Friday, 7 July 2017
Tender Earth - Sita Brahmachari - Review
Author: Sita Brahmachari
Publisher: Macmillan Childrens
Laila Levenson has always been the baby of the family, but now with her older siblings, Mira and Krish, leaving home just as she starts secondary school, everything feels like it's changing... can the reappearance of Nana Josie's Protest Book and the spirit it releases in Laila, her friends and her local community, help her find her own voice and discover what she truly believes in?A powerful chime rings through Laila's mind, guiding her to walk the footsteps of the past on her way to discover her own future.
Sita Brahmachari, for me, is one of those authors where I've been meaning to pick up one her books forever, and it's just never happened. So when Tender Earth popped into my inbox, I decided that this was it. I was finally going to read a Brahmachari book - and I can honestly say I'm so glad I did. I went into this book having just finished a fairly heavy-going high-ish fantasy and this was the perfect antidote to that. Strong, powerful, emotional and moving, this book was grounded in the real world and is the ideal contemporary to move onto. It managed to be an impactful and emotional novel, whilst still staying light and not becoming too heavy.
First, before we even talk about the premise and plot, can we just talk about how freaking gorgeous the writing was in this. It was an absolute pleasure to read, and exactly what a novel like this one needs. Brahmachari is so masterful in the way she uses words, the perfect amount of whimsy and tenderness to build the world and story beautifully, whilst both conveying and evoking emotions in the most stunning way. The lucidness and smoothness of the writing just allows the story flow gently, passing through you, investing you in the novel. I think what really struck me about the writing, though, was the way it managed to make me feel - with a novel like Tender Earth, I think a massive part of the story working well, is the writing being able to evoke the correct emotion from the reader, and do that well. Brahmachari does this beautifully, in such a way that you just have to keep reading, and in a way that really allows you to empathise with the characters.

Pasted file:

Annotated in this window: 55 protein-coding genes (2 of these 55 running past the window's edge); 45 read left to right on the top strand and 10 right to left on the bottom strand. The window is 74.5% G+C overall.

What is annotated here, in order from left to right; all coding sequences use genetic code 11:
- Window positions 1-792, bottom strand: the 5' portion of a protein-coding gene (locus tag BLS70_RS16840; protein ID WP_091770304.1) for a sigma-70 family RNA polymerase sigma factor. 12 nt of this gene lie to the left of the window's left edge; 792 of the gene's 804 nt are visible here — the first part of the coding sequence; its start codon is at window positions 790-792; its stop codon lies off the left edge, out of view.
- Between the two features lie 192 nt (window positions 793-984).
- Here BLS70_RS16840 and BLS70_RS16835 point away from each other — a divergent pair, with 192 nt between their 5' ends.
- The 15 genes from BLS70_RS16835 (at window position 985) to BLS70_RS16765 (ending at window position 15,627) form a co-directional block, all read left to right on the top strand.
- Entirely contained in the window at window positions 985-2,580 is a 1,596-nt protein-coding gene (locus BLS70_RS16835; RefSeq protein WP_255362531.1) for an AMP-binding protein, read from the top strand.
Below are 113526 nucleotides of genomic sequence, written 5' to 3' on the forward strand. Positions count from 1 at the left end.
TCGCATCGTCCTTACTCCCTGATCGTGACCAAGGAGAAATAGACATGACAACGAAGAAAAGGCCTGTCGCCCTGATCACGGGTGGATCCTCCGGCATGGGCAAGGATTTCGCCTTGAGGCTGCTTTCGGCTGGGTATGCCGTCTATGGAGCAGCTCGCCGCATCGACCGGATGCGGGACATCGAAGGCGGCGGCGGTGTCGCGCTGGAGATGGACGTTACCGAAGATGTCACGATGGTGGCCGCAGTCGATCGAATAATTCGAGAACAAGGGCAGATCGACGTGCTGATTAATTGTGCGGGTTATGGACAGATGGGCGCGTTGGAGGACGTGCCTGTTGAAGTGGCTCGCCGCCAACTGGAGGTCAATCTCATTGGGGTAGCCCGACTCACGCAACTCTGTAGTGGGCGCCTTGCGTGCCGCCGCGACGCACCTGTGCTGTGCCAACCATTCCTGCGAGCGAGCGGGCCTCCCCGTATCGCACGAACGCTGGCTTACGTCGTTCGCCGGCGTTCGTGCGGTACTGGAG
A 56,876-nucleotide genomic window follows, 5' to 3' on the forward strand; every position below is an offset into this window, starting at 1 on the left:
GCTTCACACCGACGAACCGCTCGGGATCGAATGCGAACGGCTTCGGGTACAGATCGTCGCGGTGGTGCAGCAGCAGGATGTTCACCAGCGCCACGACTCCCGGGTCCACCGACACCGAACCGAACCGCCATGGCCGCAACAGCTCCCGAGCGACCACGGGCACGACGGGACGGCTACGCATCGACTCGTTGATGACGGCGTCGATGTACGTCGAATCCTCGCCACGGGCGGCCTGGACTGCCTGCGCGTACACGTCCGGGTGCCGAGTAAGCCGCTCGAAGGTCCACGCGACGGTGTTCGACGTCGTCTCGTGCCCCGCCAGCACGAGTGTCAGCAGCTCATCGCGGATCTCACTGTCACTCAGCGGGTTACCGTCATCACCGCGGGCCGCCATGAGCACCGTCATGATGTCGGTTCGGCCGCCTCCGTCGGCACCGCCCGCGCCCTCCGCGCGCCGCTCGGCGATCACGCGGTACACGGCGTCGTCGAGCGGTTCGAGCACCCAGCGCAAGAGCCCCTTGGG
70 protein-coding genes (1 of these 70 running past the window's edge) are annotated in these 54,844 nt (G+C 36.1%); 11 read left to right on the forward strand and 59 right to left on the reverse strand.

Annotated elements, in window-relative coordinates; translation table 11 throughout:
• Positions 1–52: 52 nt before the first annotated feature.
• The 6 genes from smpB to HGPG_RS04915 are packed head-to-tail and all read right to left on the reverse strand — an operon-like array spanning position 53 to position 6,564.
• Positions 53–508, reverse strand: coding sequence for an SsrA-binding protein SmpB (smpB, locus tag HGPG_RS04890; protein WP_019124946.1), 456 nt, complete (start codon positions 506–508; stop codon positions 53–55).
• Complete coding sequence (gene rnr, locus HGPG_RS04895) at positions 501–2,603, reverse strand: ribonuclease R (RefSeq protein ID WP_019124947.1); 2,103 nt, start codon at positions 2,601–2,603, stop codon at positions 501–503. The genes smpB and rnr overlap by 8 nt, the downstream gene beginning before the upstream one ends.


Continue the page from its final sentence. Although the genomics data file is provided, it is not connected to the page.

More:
As for the story, it left me speechless. Very few books give me a book hangover, but this one did - for a full 24 hours after finishing Tender Earth, I could not pick up another book, nor could I stop thinking about this one. It follows Laila, as her world seemingly falls apart, the journey leading her to this whole new self-discovery and world-discovery. We follow her as she learns about and experiences the real world, and watch as how these experiences begin to define her and a make a 'new' Laila. It's almost kind of a coming of age story, and it was a journey that I loved following. I think there were two things that really stood out for me. The first was that these books explore an age in everyone's life that generally isn't spoken about much, and explores it in a very unique and real way. Like I just said, it's kind of a coming of age story, in the sense that we actually have two. Yes we have that point when we enter adulthood and experience the world of work and bills, but as children we also have this coming of age when we move from primary to secondary school, when our friends and worlds are changing, when we begin to grow up and experience new emotions, both our minds and bodies changing. Brahmachari manages to explore this so beautifully, in a way that I think a lot of people will connect with.
The second thing that stood out about this story is its relevance. It touches upon some really important issues that surround us today, such as refugees, animal cruelty, having a voice and exercising this voice. Again, Brahmachari does this artfully, not shoving in your face, but instead gently weaving into the story as a part of Laila's life, as is the case with so many children nowadays. With the internet and an information / connected society, the step from childhood to teenagehood has changed massively, and Brahmachari does a stunning job of exploring this, and the effects it can have on those children.
The characters in this were perfection, also. Laila is an instantly loveable character who you couldn't help but care for in the most parental way. You felt everything she felt and just wanted her to be happy, and for everything to work out. Again, this falls back onto Brahmachari's writing, which allowed me to connect with Laila so well, and really feel as if I knew her. The way Laila was crafted, from the ground up, and with so much depth, meant that we really got to know her and in turn made her an incredibly evocative character. What was brilliant, though, was that we got to see Laila grow and become this new person. Brahmachari did this expertly, allowing us to really understand Laila and her emotions, as she transitioned through this point in her life, the whole book moving from an almost melancholic tone to a much happier and spirited one. I think with a book like this, so much depends on the character, and Brahmachari absolutely nailed it with Laila, and all the people Brahmachari chose to have surround her. The characterisation was expertly done here.
Overall, Brahmachari has crafted a wonderful and whimsy coming of age tale, that will make you feel so many things, but ultimately leave with a warm fuzzy feeling. If you need a light, yet evocative novel, Tender Earth is definitely one to check out. I am so glad I finally managed to pick up one of Brahmachari's novels, and will most deftineily be going back to read her previous ones. This really is a book to treasure.
By Arjun at July 07, 2017